For each Alu annotated in the reference genome we determine the genotypes of the polymorphism of the individual. We let _{ϵ }be the _{1-ϵ }be the 1 - _{1-ϵ }to the left and right of the estimated Alu.

We construct a set _{1-ϵ }to the left and right of the Alu. Here

We then compute the probability of observing the insert lengths in _{Alu }is _{Alu }is the length of the Alu.

Deleted Alus in Multiple Individuals

When considering multiple individuals simultaneously we can construct a likelihood ratio statistic for the occurance of the deletion. We let the individuals be labeled from 1 through _{i }be the set of sequence reads belonging to individual _{0 }be the frequency of the homozygote Alu carriers in the population, _{1 }be the frequency of the heterozygote and _{2 }be the frequency of the homozygote non-Alu. Then the joint likelihood of the data given an Alu deletion is:

We apply a likelihood ratio test to test whether a deletion is significantly more likely than the model on the statistic

Under the null this statistic obeys a chi square distribution with two degrees of freedom

If we assume Hardy-Weinberg equilibrium

The corresponding likelihood ratio test will then obey a chi square distribution with one degree of freedom. We use the one degree of freedom test in the remainder of the paper.

Inserted Alu identification

One of the main complications in detecting Alu polymorphisms is the fact that members of the Alu family are all highly similar. The Alu insertions which we are looking for will be similar to sequences already inserted and other sequences that also may have been inserted.

The mapping of reads not mapping to Alu regions is generally more reliable, however a number of problems may occur; the region being considered may be duplicated, or the read may be chimeric, where due to artifacts in the sequencing process two parts of the read come from different parts of the genome. This implies that not all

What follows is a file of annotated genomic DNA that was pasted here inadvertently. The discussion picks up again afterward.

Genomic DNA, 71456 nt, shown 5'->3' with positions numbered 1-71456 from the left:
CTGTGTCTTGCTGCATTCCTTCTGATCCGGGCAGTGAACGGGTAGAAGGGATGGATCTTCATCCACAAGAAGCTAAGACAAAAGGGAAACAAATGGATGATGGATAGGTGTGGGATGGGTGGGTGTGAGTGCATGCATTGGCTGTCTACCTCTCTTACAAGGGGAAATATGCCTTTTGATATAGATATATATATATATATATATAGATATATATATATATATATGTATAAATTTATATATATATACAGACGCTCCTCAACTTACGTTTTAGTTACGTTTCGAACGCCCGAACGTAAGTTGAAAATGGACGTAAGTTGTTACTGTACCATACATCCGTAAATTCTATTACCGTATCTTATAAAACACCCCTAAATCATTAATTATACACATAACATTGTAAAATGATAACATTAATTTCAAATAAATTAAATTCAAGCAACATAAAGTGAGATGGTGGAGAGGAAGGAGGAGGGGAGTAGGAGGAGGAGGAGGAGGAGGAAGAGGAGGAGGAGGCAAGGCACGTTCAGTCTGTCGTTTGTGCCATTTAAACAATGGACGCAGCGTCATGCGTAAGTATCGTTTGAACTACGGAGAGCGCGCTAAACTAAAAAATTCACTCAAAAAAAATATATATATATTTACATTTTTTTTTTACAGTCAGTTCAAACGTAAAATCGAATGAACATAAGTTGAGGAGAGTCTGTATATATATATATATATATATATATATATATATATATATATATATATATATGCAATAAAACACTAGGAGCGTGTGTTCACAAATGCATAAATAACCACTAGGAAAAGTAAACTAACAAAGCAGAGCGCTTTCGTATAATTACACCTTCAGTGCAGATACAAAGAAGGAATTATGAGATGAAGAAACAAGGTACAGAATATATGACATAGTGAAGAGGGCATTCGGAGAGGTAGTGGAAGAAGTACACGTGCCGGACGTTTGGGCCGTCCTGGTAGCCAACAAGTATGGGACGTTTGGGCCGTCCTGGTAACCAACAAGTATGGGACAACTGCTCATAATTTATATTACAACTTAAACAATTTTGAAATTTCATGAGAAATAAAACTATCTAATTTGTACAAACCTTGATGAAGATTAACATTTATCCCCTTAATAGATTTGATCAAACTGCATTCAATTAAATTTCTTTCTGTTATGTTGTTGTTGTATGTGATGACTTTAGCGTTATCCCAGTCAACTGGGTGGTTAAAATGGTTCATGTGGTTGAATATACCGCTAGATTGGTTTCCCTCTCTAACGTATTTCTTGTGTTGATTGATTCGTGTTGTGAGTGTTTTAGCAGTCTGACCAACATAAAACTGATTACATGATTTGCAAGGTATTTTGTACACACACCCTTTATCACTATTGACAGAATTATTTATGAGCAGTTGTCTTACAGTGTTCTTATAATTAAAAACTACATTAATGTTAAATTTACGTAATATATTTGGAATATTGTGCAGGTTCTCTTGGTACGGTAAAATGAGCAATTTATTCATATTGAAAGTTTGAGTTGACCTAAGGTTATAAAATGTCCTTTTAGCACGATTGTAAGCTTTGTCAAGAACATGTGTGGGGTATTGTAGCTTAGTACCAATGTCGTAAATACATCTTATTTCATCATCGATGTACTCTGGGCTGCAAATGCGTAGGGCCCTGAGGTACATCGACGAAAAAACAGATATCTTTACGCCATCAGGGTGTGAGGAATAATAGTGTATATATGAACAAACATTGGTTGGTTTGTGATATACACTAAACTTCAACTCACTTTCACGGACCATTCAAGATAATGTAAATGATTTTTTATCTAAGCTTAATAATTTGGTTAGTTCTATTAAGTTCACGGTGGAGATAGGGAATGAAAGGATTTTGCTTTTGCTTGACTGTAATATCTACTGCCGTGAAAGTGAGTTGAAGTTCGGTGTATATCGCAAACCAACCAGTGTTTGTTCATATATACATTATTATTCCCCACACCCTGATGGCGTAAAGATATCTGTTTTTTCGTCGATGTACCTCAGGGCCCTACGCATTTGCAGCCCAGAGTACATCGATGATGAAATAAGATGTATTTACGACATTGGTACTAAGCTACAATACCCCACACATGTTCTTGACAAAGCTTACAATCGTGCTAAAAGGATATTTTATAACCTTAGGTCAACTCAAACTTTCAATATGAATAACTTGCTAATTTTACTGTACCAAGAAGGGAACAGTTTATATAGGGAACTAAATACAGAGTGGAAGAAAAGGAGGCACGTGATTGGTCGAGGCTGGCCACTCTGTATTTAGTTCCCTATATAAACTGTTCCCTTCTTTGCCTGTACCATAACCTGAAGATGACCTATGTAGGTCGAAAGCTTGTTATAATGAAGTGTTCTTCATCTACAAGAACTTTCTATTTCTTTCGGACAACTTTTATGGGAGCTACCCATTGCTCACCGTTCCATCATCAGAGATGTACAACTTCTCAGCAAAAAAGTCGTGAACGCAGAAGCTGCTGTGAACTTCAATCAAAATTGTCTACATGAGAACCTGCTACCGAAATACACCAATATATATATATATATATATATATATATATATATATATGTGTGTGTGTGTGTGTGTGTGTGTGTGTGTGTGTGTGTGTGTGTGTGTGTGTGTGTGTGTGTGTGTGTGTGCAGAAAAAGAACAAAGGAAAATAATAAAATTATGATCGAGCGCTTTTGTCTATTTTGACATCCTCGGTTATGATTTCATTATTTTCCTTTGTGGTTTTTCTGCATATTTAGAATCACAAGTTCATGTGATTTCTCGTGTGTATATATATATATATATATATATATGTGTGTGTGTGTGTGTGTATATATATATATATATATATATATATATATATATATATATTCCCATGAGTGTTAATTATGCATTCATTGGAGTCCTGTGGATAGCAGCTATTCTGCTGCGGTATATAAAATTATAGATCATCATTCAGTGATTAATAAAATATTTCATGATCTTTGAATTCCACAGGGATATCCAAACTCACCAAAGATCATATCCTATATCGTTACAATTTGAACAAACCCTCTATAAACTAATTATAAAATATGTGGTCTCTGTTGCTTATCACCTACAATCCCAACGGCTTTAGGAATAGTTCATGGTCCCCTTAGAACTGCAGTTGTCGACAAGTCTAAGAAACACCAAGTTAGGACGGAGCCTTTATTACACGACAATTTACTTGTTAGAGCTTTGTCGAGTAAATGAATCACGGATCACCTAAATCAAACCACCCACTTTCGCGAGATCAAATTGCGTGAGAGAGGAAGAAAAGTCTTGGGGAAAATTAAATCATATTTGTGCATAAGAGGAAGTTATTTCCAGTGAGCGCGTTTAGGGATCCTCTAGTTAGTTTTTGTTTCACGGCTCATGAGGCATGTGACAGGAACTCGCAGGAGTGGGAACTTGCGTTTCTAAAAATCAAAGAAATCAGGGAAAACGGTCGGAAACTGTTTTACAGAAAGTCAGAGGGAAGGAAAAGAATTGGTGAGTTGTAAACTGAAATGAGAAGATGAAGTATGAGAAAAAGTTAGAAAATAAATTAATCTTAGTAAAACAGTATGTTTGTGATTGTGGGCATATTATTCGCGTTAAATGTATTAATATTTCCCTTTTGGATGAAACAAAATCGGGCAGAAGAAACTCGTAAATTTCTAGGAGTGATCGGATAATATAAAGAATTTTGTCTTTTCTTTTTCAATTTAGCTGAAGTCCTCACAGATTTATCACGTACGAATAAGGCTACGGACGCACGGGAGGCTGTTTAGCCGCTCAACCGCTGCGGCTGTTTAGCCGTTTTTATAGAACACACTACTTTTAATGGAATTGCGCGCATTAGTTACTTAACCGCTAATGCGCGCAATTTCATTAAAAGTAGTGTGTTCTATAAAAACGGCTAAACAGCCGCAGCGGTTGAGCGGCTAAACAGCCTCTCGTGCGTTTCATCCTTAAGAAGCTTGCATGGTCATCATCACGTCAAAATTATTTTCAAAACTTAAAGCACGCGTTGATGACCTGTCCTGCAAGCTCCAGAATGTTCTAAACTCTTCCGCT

Identifying potential inserts

As described earlier, we label Alu mates as either _{r }+ _{r }+ _{r }is the right endpoint of the _{l }- _{l }- _{l }is the left endpoint of the

We say that an Alu position, _{r }+ _{1-ϵ }≥ _{r }+ _{ϵ }≤ _{ϵ }and _{1-ϵ }are defined as before. Similarly an Alu position, _{l }- _{1-ϵ }≤ _{l }- _{ϵ }≥

Problem 6

Alu genotyping problem

**Input **A set

**Output **A set

**Objective **min |

**Constraints **Each

We note that the most general version of this problem reduces to a set covering problem, which can be shown to be hard to even approximate

For our empirical evaluations we set

Optimal algorithm

To search for regions likely to contain an Alu sequence we make a single pass through the genome. For each position, _{1-ϵ }to the left _{1-ϵ }to the right of

The time complexity of the algorithm is _{1-ϵ}), where

Covering multiple individuals

One way to detect Alu insertions in multiple individuals is to pool the data into a single dataset and ignore the fact that there are multiple individuals being sequenced. This simple idea will however lack power to find infrequent Alus. A region containing multiple _{1 }and _{2 }be constants, representing the cost of introducing an Alu insertion to the population and the cost of introducing an Alu insertion to each individual. We let _{j }

Problem 7

**Input **A set _{i }of _{i }of

**Output **A set

**Objective **min | _{1 }| _{2 }Σ_{j }| _{j }|

**Constraints **Each _{i }and _{i }is either in _{a}.

We have not been able to determine the computational complexity of this problem and leave open whether or not the problem is NP-hard.

Heuristic algorithm

When tuning these parameters we set _{1 }= _{2 }= 2, representing that we require two sequence reads in each individual to warrant introducing a Alu insert in the population and two sequence reads to warrant introducing the Alu to the individual.

We solve this problem using a heuristic. To prune the number of regions that we need to consider we start by considering each individual at a time. In each individual we search for regions where there are at least a small number of _{1-ϵ}. We then merge the insert locations of two individuals if they appear to be very close to each other.

Genotyping of inserted Alus